Naomi Judd of Judds dies at 76

Naomi Judd

Stephen Cohen/Getty Images


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Stephen Cohen/Getty Images


Naomi Judd

Stephen Cohen/Getty Images

Naomi Judd, member of the Grammy-winning country music duo The Judds, has died at age 76.

Judd’s daughters, country singer Wynonna and actress Ashley Judd, confirmed the artist’s death. in a statement on Saturday. “Today we sisters experienced a tragedy. We lost our beautiful mother to mental illness,” they wrote in a statement. “We are torn apart. We are in deep pain and we know that just as we loved her, she was loved by her audience. We are in uncharted territory.”

As a member of The Judds with her daughter Wynonna, Naomi Judd recorded and performed as one of the most successful mother-daughter acts in country music before the group stopped performing in the early 1990s. The Judds’ hits include “Mama He’s Crazy” from 1984, which won the group their first Grammy Awards, “Grandpa (Tell Me ‘Bout the Good Old Days)” from 1985 and “Love Can Build a Bridge” from 1990.

Last year, the Judds were announced as members of the Country Music Hall of Fame, and were supposed to be inducted on Sunday. The group also recently announced a final tour, set to begin in September. “Fans have always been my family of choice,” Judd said in a statement announcing the tour. “I love them so much so I’m trying hard to sing our hits and reconnect with them once again.”

Naomi Judd was born Diana Ellen Judd on January 11, 1946, in Ashland, Kentucky and gave birth to Wynonna the week of her high school graduation. She moved to Los Angeles in the late 1960s, the New York Times reported in a 1984 profile early in the Judds’ rise, where she worked as a model and secretary before moving Wynonna and her other daughter, Ashley, back to Kentucky. It was then that she and Wynonna began casually singing together.

“I think it was a natural progression for Mom to hear my voice and hum along,” Wynonna Judd told NPR’s Scott Simon in 2010. as if we were one voice.”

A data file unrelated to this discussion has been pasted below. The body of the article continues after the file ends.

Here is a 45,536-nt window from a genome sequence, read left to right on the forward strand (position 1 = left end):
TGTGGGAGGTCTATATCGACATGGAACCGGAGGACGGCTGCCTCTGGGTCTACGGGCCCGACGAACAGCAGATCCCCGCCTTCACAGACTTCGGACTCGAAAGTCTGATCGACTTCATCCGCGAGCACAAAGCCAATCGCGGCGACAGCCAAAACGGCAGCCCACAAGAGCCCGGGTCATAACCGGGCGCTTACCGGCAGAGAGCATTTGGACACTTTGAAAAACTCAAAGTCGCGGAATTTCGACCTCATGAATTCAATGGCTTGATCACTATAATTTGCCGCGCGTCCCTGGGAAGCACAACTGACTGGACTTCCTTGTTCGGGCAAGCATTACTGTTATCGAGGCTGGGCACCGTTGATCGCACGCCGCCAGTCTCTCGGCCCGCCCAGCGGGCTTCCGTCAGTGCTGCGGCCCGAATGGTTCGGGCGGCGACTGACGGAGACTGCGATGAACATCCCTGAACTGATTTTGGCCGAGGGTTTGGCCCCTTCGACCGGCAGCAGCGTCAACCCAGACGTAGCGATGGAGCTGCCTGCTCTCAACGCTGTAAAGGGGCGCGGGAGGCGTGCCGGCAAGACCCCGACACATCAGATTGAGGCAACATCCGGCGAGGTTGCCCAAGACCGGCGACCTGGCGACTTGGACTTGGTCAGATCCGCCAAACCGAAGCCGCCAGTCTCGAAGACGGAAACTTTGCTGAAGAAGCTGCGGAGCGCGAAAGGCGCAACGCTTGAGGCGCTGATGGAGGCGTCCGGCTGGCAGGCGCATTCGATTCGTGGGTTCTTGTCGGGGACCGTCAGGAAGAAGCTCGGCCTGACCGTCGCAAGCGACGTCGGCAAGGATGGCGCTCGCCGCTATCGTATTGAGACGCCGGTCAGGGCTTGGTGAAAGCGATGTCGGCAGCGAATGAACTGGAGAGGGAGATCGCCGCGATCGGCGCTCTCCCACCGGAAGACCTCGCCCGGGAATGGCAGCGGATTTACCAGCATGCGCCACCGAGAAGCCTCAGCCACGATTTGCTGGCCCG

The family moved to Nashville, Tennessee, in 1979 and Naomi and Wynonna pursued a music career. “We moved into a motel and we all slept in the same bed and had bologna and crackers,” Judd said in a 2017 interview with Wall Street Journal. Judd and his daughter eventually signed a contract with RCA Records and in 1984 they released their first EP Wynonna & Naomi. With their strong mother-daughter bond, striking red hair and harmonious vocals, the Judds quickly rose to fame in country music. The group would go on to release six studio albums between 1984 and 1991, earning 20 Top Ten hits, five Grammy Awards and nine Country Music Association Awards.

The Judds stopped performing in the 1990s after Naomi Judd was diagnosed with hepatitis C and Wynonna went solo. “All the doctors said I was going to die in three years, and that was in 1990,” Judd told NPR in 2010. “I told them I wasn’t going to kick the bucket. I’m feeling very healthy and alive and radiant.”

The duo continued to meet and perform occasionally in the following years, including most recently at the 2022 CMT Awards, where they performed “Love Can Build A Bridge”. In recent years, when she was not meeting with her daughter to perform, Naomi Judd began writing and publishing self-help and children’s books, including her memoir. River of Time: My Descent into Depression and How I Emerged with Hope.

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